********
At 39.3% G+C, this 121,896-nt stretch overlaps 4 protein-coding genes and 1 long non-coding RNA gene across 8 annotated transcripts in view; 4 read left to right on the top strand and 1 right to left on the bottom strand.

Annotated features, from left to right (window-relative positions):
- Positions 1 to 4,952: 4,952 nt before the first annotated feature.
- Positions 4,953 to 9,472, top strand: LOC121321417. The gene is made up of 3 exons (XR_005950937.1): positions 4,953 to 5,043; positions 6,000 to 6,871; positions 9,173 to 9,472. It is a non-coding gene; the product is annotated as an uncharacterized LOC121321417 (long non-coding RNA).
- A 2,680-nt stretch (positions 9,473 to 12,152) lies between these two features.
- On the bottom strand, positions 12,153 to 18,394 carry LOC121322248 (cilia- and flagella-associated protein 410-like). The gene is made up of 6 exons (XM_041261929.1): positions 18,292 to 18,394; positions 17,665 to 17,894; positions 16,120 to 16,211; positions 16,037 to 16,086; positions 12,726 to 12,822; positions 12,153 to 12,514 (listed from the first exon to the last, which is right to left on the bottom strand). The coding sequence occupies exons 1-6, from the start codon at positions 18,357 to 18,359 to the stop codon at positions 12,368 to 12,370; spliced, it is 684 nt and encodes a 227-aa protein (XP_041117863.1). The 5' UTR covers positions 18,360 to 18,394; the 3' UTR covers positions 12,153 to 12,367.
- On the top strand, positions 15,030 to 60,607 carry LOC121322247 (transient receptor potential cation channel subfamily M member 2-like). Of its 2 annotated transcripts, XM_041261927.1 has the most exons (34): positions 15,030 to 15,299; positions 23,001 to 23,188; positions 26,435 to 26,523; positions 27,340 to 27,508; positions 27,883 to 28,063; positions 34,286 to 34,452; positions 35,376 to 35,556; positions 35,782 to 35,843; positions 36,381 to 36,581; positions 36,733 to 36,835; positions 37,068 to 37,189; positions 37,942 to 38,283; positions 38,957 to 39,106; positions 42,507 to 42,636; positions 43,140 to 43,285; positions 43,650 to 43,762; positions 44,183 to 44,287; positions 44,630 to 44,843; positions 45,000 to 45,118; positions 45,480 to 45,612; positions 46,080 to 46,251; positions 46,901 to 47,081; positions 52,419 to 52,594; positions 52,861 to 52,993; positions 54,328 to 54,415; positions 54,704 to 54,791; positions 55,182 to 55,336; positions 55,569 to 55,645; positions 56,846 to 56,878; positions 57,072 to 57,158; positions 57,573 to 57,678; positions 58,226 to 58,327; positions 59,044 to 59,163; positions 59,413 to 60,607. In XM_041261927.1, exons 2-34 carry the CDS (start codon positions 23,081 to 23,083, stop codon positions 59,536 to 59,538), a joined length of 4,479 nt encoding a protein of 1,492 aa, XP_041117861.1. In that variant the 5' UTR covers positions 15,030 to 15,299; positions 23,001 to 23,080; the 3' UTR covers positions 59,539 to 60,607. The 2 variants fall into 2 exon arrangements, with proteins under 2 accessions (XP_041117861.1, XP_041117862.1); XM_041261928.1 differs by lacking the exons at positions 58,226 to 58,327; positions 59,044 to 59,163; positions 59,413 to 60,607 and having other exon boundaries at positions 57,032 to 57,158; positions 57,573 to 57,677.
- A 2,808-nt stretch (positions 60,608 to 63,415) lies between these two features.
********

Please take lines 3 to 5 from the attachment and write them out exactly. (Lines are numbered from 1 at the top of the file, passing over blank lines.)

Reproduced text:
- Positions 1 to 4,952: 4,952 nt before the first annotated feature.
- Positions 4,953 to 9,472, top strand: LOC121321417. The gene is made up of 3 exons (XR_005950937.1): positions 4,953 to 5,043; positions 6,000 to 6,871; positions 9,173 to 9,472. It is a non-coding gene; the product is annotated as an uncharacterized LOC121321417 (long non-coding RNA).
- A 2,680-nt stretch (positions 9,473 to 12,152) lies between these two features.